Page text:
Most arguments between parents and pre-teen kids finish with a few tears and some slammed doors, but one family feud in Sydney last month ended up with a 12-year-old boy almost 5000 kilometres away in Bali. Yes, Bali.
This remarkable runaway attempt was brought to light this week by Australian tabloid news show A Current Affairs, which interviewed the boy dubbed ‘Drew’ and his furious family.
“It was great,” the chuffed 12-year-old told the program. “Because I wanted to go on an adventure.”
So how does a child navigate his way halfway across the world? Quite easily, as it turns out.
Drew explained that after a stoush with mum, he ‘borrowed’ her credit card to book a flight to the family’s favourite holiday spot Bali on Indonesian airline Garuda. No dice — they required parental consent. So Drew tried Australia’s national carrier Qantas. Same problem.
It was third time lucky with budget airline Jetstar, which doesn’t consider 12-year-olds unaccompanied minors. Drew told his parents he was heading to school but instead hopped on his scooter to the railway station, caught the train to Sydney Airport, and checked in for his flight to Perth at a self-service kiosk.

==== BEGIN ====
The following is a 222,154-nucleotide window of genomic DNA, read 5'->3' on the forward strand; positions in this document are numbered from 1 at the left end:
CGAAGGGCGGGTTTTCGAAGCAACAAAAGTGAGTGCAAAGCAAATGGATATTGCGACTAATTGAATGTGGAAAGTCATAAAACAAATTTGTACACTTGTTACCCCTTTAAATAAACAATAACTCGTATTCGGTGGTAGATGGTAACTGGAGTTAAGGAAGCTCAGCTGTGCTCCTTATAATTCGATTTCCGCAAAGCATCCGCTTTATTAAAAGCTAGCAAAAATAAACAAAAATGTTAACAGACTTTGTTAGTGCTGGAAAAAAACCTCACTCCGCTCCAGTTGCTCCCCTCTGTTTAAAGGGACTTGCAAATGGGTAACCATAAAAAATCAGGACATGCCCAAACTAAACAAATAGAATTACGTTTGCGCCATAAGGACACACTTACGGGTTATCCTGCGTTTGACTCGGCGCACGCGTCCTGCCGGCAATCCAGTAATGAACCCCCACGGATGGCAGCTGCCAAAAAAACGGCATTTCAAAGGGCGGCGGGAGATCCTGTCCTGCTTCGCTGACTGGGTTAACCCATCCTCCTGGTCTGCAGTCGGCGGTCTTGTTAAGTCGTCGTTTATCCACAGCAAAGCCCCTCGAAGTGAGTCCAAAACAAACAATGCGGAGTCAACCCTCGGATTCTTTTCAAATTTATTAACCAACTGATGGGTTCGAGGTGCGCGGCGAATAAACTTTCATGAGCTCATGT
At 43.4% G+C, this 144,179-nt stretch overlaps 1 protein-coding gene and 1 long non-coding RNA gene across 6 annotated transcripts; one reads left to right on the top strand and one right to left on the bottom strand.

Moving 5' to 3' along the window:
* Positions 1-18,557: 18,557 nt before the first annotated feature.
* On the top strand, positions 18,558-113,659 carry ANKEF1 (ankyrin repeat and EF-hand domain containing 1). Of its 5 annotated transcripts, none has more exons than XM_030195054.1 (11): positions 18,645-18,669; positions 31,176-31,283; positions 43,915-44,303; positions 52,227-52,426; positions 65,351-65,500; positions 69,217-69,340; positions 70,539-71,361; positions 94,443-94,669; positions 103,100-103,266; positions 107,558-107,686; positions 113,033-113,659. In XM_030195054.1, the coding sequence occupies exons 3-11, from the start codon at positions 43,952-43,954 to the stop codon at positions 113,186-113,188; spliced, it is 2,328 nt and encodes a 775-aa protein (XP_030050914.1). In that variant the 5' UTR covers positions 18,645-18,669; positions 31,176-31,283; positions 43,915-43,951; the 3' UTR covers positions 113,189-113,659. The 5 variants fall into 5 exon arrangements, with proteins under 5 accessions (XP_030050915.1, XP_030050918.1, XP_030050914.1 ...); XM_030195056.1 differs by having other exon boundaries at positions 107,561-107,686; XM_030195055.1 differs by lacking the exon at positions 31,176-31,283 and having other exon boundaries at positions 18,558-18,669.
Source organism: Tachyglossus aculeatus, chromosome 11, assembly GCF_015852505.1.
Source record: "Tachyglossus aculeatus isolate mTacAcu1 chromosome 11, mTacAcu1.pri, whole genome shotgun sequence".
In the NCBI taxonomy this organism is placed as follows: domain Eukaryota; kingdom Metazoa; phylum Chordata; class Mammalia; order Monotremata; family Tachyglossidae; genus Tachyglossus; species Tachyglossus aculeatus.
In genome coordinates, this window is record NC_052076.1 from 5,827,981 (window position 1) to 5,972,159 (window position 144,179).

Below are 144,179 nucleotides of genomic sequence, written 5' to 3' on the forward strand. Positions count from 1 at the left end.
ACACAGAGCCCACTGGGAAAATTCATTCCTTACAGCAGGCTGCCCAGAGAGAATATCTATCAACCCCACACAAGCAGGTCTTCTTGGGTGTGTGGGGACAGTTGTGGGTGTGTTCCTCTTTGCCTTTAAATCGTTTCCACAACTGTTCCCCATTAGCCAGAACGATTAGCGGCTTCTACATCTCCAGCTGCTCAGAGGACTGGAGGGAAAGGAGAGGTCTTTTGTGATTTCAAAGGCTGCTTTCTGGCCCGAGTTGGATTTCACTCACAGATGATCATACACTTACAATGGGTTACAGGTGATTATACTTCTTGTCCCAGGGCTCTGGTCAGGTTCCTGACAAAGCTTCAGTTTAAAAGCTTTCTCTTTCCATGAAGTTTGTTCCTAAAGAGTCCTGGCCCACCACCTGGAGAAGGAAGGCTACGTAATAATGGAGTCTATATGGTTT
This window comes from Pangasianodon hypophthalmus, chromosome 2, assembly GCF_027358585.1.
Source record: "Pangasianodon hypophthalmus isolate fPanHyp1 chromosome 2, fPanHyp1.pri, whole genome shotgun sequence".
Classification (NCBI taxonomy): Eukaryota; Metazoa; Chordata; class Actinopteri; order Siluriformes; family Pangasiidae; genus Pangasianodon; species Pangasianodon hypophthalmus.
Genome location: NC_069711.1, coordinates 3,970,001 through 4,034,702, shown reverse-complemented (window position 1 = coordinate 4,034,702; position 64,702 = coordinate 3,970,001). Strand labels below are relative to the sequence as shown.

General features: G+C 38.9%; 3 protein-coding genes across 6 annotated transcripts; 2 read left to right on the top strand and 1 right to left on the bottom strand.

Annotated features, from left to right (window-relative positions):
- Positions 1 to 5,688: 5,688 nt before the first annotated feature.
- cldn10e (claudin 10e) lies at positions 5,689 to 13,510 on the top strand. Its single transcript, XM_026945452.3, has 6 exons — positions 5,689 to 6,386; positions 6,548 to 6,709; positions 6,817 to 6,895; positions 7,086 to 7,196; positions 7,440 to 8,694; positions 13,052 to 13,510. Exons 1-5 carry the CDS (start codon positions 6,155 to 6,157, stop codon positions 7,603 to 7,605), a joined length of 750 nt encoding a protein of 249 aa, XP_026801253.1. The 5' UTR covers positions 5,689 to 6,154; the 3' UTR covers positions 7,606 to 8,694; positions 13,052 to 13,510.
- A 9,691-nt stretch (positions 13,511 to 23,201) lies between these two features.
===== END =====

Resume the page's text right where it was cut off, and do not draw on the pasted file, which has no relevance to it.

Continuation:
When he arrived on the other side of the country, Jetstar staff checked his passport and ID before parking him on the plane to Denpasar. For the record, Jetstar said they’ll be tightening the screws to make sure it doesn’t happen again.
When Drew arrived in Bali, he booked a room at the All Seasons Hotel and hopped on a Go-Jek bike to his accommodation, where he checked in without an issue, telling staff his older sister would be joining him later.
Drew’s family only found out something was up when his school alerted them that he missed class. The Australian Federal Police, the Indonesian Nation Police, and Australia’s Foreign Affairs department took four days to track the 12-year-old down to his Bali hideaway, where he was met by his furious mother.
“Shocked. Disgusted. There was no emotion to [describe] what we felt when we found out that he left to go overseas,” said mum Emma. “He just doesn’t like the word ‘no’. And that’s what I got. A kid in Indonesia.”
Drew’s grandmother Linda — who was duped into handing the runaway his passport — insists that her grandson isn’t a bad egg, despite this extraordinary escapade.
“He’s kind, he’s generous, he’s got a heart of gold,” she said. “He’s just too intelligent for his own self at the moment.”
Perhaps a promising career as a travel agent awaits.